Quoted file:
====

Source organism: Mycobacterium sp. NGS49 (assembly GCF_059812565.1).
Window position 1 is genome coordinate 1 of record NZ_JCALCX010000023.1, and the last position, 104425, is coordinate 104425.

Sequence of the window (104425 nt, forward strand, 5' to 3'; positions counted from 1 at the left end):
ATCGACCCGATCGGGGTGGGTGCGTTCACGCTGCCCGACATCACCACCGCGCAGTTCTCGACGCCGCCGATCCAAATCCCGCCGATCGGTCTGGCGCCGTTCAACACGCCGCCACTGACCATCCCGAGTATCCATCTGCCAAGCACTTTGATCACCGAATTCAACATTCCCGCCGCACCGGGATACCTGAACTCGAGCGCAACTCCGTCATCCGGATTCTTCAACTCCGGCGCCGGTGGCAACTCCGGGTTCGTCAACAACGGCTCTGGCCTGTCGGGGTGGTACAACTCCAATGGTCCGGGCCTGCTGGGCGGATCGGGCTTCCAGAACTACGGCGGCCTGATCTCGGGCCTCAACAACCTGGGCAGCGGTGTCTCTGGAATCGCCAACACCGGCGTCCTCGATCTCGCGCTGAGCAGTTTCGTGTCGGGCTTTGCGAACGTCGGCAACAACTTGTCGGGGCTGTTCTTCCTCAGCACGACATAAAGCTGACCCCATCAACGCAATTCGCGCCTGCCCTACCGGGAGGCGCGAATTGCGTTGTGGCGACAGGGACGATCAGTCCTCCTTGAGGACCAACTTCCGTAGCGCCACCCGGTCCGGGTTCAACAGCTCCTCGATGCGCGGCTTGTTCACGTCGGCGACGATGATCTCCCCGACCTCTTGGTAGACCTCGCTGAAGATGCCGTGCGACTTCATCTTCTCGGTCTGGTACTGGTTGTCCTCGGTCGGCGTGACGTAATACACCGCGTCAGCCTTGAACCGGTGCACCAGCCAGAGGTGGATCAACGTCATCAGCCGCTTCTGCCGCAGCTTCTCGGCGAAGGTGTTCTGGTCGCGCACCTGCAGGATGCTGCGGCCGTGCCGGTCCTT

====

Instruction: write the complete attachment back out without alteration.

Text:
Source organism: Mycobacterium sp. NGS49 (assembly GCF_059812565.1).
Window position 1 is genome coordinate 1 of record NZ_JCALCX010000023.1, and the last position, 104425, is coordinate 104425.

Sequence of the window (104425 nt, forward strand, 5' to 3'; positions counted from 1 at the left end):
ATCGACCCGATCGGGGTGGGTGCGTTCACGCTGCCCGACATCACCACCGCGCAGTTCTCGACGCCGCCGATCCAAATCCCGCCGATCGGTCTGGCGCCGTTCAACACGCCGCCACTGACCATCCCGAGTATCCATCTGCCAAGCACTTTGATCACCGAATTCAACATTCCCGCCGCACCGGGATACCTGAACTCGAGCGCAACTCCGTCATCCGGATTCTTCAACTCCGGCGCCGGTGGCAACTCCGGGTTCGTCAACAACGGCTCTGGCCTGTCGGGGTGGTACAACTCCAATGGTCCGGGCCTGCTGGGCGGATCGGGCTTCCAGAACTACGGCGGCCTGATCTCGGGCCTCAACAACCTGGGCAGCGGTGTCTCTGGAATCGCCAACACCGGCGTCCTCGATCTCGCGCTGAGCAGTTTCGTGTCGGGCTTTGCGAACGTCGGCAACAACTTGTCGGGGCTGTTCTTCCTCAGCACGACATAAAGCTGACCCCATCAACGCAATTCGCGCCTGCCCTACCGGGAGGCGCGAATTGCGTTGTGGCGACAGGGACGATCAGTCCTCCTTGAGGACCAACTTCCGTAGCGCCACCCGGTCCGGGTTCAACAGCTCCTCGATGCGCGGCTTGTTCACGTCGGCGACGATGATCTCCCCGACCTCTTGGTAGACCTCGCTGAAGATGCCGTGCGACTTCATCTTCTCGGTCTGGTACTGGTTGTCCTCGGTCGGCGTGACGTAATACACCGCGTCAGCCTTGAACCGGTGCACCAGCCAGAGGTGGATCAACGTCATCAGCCGCTTCTGCCGCAGCTTCTCGGCGAAGGTGTTCTGGTCGCGCACCTGCAGGATGCTGCGGCCGTGCCGGTCCTT